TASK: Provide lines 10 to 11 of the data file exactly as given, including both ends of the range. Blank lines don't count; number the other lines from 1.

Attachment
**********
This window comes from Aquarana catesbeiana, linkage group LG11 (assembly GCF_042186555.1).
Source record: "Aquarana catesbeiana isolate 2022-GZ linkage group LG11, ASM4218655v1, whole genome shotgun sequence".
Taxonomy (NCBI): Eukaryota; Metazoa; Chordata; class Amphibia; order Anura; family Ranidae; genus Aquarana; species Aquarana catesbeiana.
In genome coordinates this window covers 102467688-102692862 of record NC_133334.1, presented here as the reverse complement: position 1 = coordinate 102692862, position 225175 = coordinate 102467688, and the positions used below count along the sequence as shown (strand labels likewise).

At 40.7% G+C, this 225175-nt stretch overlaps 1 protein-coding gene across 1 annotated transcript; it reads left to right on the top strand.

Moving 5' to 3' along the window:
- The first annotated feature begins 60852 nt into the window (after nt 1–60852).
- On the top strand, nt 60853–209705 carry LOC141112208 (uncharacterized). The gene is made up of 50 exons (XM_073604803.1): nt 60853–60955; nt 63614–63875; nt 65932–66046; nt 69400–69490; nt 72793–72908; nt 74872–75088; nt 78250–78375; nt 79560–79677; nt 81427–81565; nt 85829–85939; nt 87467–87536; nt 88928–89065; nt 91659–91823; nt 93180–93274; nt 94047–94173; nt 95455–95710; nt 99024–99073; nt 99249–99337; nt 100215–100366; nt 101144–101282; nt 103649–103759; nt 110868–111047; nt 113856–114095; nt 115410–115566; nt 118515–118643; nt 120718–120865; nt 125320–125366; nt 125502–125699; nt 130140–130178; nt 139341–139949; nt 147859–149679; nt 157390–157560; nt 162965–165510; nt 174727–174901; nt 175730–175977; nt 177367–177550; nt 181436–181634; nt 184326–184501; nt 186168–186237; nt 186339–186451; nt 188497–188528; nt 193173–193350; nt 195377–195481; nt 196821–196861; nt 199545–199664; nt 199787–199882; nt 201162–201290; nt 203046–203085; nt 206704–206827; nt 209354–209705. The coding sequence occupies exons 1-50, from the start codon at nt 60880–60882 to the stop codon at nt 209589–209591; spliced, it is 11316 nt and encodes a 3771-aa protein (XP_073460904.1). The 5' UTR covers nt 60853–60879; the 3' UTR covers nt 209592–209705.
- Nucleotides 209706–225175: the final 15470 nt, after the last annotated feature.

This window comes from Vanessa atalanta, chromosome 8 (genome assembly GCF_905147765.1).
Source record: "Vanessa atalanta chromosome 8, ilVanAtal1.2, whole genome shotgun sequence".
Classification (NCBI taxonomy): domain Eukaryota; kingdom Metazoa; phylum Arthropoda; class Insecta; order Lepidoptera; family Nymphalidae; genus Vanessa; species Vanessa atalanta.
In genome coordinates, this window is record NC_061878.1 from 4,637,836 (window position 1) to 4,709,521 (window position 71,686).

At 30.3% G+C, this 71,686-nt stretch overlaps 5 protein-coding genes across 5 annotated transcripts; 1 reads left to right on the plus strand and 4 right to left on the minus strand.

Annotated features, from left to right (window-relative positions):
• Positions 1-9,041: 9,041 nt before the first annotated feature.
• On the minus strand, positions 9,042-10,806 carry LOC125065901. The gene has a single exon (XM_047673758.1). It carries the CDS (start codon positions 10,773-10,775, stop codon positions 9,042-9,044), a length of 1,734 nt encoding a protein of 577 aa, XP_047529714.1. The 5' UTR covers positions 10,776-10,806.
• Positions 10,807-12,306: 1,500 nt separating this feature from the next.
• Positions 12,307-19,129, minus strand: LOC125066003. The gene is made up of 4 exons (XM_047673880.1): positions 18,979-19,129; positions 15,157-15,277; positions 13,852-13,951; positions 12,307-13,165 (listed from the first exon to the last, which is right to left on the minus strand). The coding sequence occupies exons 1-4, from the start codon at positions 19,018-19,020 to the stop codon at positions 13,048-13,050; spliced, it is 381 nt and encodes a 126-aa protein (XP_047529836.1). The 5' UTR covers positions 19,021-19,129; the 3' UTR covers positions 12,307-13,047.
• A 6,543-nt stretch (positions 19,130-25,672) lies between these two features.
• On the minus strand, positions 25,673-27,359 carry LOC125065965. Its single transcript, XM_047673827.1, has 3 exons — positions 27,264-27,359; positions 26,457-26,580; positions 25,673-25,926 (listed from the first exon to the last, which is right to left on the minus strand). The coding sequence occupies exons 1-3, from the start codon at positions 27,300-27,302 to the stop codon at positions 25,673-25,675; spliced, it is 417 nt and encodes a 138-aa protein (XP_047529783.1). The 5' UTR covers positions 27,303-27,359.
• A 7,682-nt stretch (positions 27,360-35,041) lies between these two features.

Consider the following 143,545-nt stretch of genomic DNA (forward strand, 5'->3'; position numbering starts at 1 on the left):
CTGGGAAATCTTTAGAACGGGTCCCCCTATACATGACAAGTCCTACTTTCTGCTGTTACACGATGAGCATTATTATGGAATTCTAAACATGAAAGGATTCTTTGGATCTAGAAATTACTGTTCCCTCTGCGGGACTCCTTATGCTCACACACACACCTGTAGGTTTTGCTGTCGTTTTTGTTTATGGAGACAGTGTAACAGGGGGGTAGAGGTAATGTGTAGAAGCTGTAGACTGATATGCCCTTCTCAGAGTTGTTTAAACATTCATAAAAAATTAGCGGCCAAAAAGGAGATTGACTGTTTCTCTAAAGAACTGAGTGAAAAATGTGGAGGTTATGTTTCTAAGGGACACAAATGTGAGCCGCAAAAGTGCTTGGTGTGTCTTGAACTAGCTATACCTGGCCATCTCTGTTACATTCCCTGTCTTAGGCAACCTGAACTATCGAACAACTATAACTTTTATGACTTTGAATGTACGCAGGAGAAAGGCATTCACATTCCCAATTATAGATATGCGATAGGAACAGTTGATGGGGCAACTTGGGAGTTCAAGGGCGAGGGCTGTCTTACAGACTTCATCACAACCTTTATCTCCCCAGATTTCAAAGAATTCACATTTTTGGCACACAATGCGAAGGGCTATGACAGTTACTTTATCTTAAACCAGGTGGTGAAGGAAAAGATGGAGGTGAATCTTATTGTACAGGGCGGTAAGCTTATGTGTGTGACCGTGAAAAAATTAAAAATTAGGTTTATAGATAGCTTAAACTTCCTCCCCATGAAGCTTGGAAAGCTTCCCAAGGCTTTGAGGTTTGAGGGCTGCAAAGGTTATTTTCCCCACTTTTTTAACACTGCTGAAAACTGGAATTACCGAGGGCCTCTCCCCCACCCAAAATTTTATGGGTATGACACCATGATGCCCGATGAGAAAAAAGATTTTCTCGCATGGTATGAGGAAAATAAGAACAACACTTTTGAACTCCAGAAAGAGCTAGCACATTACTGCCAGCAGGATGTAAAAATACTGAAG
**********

This window comes from Vanessa atalanta, chromosome 8 (genome assembly GCF_905147765.1).
Source record: "Vanessa atalanta chromosome 8, ilVanAtal1.2, whole genome shotgun sequence".